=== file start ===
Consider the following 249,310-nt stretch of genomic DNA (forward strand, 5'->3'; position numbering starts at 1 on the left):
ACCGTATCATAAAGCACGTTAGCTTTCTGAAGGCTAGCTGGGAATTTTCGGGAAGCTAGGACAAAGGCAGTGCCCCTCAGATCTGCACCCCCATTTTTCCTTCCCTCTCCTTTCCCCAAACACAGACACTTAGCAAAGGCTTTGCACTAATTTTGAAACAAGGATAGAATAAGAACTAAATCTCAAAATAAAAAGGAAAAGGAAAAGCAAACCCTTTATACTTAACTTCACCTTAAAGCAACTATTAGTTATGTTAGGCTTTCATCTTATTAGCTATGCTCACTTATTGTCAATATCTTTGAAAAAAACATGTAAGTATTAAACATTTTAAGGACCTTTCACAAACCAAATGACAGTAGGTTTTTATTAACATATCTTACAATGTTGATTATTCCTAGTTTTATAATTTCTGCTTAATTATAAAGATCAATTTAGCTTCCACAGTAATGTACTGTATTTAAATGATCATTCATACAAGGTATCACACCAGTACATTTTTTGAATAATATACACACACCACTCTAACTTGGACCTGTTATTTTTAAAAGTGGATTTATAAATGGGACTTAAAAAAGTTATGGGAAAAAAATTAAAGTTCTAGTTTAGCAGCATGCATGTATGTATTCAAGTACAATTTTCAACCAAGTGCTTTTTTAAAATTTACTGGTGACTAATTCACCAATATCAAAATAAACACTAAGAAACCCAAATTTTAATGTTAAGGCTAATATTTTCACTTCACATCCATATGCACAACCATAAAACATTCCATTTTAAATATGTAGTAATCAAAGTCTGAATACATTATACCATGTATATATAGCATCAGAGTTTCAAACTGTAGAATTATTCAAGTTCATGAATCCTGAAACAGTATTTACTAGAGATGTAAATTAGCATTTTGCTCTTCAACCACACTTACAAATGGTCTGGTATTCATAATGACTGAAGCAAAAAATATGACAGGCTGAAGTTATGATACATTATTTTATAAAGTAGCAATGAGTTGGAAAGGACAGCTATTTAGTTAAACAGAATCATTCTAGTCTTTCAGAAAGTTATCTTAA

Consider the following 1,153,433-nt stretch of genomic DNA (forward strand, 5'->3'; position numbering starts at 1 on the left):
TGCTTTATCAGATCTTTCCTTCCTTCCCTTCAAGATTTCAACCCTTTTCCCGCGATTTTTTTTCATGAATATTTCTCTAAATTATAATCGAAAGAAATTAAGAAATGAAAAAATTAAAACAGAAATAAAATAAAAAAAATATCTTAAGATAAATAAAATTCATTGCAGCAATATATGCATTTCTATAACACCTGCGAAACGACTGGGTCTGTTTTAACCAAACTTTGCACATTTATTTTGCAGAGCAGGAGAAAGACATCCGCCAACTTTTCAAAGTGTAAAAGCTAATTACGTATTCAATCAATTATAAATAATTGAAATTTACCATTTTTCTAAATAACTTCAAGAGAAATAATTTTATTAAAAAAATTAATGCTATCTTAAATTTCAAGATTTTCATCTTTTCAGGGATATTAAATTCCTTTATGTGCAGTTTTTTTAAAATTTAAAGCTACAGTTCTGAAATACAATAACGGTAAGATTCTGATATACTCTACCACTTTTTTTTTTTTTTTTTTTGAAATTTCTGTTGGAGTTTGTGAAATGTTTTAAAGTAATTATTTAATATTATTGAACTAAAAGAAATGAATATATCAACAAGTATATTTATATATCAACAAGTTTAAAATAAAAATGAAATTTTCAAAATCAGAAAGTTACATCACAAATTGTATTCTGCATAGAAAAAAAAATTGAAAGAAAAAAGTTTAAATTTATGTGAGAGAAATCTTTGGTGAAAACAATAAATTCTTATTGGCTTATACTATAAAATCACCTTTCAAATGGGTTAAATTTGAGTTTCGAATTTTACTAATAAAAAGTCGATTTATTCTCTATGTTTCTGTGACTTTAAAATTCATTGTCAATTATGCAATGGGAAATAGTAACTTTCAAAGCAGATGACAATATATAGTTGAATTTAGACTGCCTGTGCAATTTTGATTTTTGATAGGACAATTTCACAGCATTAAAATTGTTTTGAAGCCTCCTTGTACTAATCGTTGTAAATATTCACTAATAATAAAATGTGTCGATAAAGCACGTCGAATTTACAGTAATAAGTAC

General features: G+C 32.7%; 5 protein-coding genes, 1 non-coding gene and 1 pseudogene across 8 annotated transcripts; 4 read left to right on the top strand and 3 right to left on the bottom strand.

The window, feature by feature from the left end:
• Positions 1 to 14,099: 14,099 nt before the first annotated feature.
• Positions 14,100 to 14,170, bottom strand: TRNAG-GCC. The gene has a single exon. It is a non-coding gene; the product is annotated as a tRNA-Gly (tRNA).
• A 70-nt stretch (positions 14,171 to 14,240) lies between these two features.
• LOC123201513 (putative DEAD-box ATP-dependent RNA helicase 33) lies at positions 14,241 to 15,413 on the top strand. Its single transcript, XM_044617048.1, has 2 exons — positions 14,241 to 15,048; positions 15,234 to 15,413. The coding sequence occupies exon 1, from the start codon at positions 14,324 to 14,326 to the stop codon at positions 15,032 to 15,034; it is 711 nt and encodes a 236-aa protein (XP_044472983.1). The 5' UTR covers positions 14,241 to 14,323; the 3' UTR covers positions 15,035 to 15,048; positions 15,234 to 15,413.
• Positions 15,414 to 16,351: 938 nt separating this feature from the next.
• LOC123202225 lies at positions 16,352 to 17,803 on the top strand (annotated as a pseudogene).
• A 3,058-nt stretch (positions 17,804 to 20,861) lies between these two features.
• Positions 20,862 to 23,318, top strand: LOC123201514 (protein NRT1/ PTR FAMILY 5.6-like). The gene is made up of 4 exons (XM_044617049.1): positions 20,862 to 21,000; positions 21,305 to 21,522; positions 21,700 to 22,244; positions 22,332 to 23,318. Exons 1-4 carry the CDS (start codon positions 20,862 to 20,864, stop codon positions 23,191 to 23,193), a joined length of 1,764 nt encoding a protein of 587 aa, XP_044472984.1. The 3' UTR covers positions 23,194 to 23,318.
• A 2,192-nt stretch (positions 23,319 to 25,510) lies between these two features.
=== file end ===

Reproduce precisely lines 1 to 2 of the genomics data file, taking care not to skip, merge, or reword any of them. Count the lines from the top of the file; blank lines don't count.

Consider the following 249,310-nt stretch of genomic DNA (forward strand, 5'->3'; position numbering starts at 1 on the left):
ACCGTATCATAAAGCACGTTAGCTTTCTGAAGGCTAGCTGGGAATTTTCGGGAAGCTAGGACAAAGGCAGTGCCCCTCAGATCTGCACCCCCATTTTTCCTTCCCTCTCCTTTCCCCAAACACAGACACTTAGCAAAGGCTTTGCACTAATTTTGAAACAAGGATAGAATAAGAACTAAATCTCAAAATAAAAAGGAAAAGGAAAAGCAAACCCTTTATACTTAACTTCACCTTAAAGCAACTATTAGTTATGTTAGGCTTTCATCTTATTAGCTATGCTCACTTATTGTCAATATCTTTGAAAAAAACATGTAAGTATTAAACATTTTAAGGACCTTTCACAAACCAAATGACAGTAGGTTTTTATTAACATATCTTACAATGTTGATTATTCCTAGTTTTATAATTTCTGCTTAATTATAAAGATCAATTTAGCTTCCACAGTAATGTACTGTATTTAAATGATCATTCATACAAGGTATCACACCAGTACATTTTTTGAATAATATACACACACCACTCTAACTTGGACCTGTTATTTTTAAAAGTGGATTTATAAATGGGACTTAAAAAAGTTATGGGAAAAAAATTAAAGTTCTAGTTTAGCAGCATGCATGTATGTATTCAAGTACAATTTTCAACCAAGTGCTTTTTTAAAATTTACTGGTGACTAATTCACCAATATCAAAATAAACACTAAGAAACCCAAATTTTAATGTTAAGGCTAATATTTTCACTTCACATCCATATGCACAACCATAAAACATTCCATTTTAAATATGTAGTAATCAAAGTCTGAATACATTATACCATGTATATATAGCATCAGAGTTTCAAACTGTAGAATTATTCAAGTTCATGAATCCTGAAACAGTATTTACTAGAGATGTAAATTAGCATTTTGCTCTTCAACCACACTTACAAATGGTCTGGTATTCATAATGACTGAAGCAAAAAATATGACAGGCTGAAGTTATGATACATTATTTTATAAAGTAGCAATGAGTTGGAAAGGACAGCTATTTAGTTAAACAGAATCATTCTAGTCTTTCAGAAAGTTATCTTAA